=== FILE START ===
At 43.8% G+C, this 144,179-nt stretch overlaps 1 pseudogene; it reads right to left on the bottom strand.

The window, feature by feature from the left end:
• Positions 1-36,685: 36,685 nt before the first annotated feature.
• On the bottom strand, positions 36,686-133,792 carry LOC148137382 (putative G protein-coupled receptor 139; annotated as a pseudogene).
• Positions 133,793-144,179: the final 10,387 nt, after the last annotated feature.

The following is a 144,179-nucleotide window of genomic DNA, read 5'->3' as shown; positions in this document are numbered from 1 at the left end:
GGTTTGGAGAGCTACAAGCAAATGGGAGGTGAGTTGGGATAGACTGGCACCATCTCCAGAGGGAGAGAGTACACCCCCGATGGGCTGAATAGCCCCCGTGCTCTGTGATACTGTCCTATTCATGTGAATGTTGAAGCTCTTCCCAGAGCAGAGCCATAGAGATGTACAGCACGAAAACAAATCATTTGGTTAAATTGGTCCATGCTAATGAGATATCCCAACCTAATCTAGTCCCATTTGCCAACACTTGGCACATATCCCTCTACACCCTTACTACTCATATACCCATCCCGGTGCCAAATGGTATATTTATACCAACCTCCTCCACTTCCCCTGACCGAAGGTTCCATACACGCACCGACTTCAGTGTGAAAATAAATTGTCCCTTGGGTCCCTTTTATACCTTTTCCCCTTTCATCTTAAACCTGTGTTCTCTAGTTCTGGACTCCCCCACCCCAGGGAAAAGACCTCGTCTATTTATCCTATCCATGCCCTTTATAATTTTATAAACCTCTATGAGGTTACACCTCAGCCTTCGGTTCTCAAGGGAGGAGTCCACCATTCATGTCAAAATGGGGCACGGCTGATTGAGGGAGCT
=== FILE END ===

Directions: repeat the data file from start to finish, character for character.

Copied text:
At 43.8% G+C, this 144,179-nt stretch overlaps 1 pseudogene; it reads right to left on the bottom strand.

The window, feature by feature from the left end:
• Positions 1-36,685: 36,685 nt before the first annotated feature.
• On the bottom strand, positions 36,686-133,792 carry LOC148137382 (putative G protein-coupled receptor 139; annotated as a pseudogene).
• Positions 133,793-144,179: the final 10,387 nt, after the last annotated feature.

The following is a 144,179-nucleotide window of genomic DNA, read 5'->3' as shown; positions in this document are numbered from 1 at the left end:
GGTTTGGAGAGCTACAAGCAAATGGGAGGTGAGTTGGGATAGACTGGCACCATCTCCAGAGGGAGAGAGTACACCCCCGATGGGCTGAATAGCCCCCGTGCTCTGTGATACTGTCCTATTCATGTGAATGTTGAAGCTCTTCCCAGAGCAGAGCCATAGAGATGTACAGCACGAAAACAAATCATTTGGTTAAATTGGTCCATGCTAATGAGATATCCCAACCTAATCTAGTCCCATTTGCCAACACTTGGCACATATCCCTCTACACCCTTACTACTCATATACCCATCCCGGTGCCAAATGGTATATTTATACCAACCTCCTCCACTTCCCCTGACCGAAGGTTCCATACACGCACCGACTTCAGTGTGAAAATAAATTGTCCCTTGGGTCCCTTTTATACCTTTTCCCCTTTCATCTTAAACCTGTGTTCTCTAGTTCTGGACTCCCCCACCCCAGGGAAAAGACCTCGTCTATTTATCCTATCCATGCCCTTTATAATTTTATAAACCTCTATGAGGTTACACCTCAGCCTTCGGTTCTCAAGGGAGGAGTCCACCATTCATGTCAAAATGGGGCACGGCTGATTGAGGGAGCT